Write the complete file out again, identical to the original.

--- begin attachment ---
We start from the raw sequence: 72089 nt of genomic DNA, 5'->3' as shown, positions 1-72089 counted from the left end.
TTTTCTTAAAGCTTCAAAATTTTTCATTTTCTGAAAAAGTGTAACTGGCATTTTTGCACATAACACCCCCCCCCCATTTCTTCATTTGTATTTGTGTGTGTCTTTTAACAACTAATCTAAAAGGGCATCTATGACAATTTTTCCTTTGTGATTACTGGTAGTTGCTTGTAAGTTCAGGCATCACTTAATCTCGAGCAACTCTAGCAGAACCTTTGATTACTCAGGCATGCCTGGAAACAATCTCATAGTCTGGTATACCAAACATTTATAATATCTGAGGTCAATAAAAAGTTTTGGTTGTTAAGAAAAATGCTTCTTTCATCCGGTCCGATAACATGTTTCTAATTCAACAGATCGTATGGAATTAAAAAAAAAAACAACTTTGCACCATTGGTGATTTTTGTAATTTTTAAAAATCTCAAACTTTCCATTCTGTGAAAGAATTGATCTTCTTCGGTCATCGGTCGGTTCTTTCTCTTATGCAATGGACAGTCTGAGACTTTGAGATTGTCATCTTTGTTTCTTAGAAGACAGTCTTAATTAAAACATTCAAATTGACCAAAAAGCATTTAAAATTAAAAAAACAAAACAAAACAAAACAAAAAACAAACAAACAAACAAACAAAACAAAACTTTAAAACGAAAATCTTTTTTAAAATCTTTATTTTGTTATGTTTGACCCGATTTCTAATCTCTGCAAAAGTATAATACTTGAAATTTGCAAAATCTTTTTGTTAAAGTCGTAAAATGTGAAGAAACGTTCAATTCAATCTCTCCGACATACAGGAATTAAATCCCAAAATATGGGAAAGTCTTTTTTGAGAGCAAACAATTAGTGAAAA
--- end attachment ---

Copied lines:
We start from the raw sequence: 72089 nt of genomic DNA, 5'->3' as shown, positions 1-72089 counted from the left end.
TTTTCTTAAAGCTTCAAAATTTTTCATTTTCTGAAAAAGTGTAACTGGCATTTTTGCACATAACACCCCCCCCCCATTTCTTCATTTGTATTTGTGTGTGTCTTTTAACAACTAATCTAAAAGGGCATCTATGACAATTTTTCCTTTGTGATTACTGGTAGTTGCTTGTAAGTTCAGGCATCACTTAATCTCGAGCAACTCTAGCAGAACCTTTGATTACTCAGGCATGCCTGGAAACAATCTCATAGTCTGGTATACCAAACATTTATAATATCTGAGGTCAATAAAAAGTTTTGGTTGTTAAGAAAAATGCTTCTTTCATCCGGTCCGATAACATGTTTCTAATTCAACAGATCGTATGGAATTAAAAAAAAAAACAACTTTGCACCATTGGTGATTTTTGTAATTTTTAAAAATCTCAAACTTTCCATTCTGTGAAAGAATTGATCTTCTTCGGTCATCGGTCGGTTCTTTCTCTTATGCAATGGACAGTCTGAGACTTTGAGATTGTCATCTTTGTTTCTTAGAAGACAGTCTTAATTAAAACATTCAAATTGACCAAAAAGCATTTAAAATTAAAAAAACAAAACAAAACAAAACAAAAAACAAACAAACAAACAAACAAAACAAAACTTTAAAACGAAAATCTTTTTTAAAATCTTTATTTTGTTATGTTTGACCCGATTTCTAATCTCTGCAAAAGTATAATACTTGAAATTTGCAAAATCTTTTTGTTAAAGTCGTAAAATGTGAAGAAACGTTCAATTCAATCTCTCCGACATACAGGAATTAAATCCCAAAATATGGGAAAGTCTTTTTTGAGAGCAAACAATTAGTGAAAA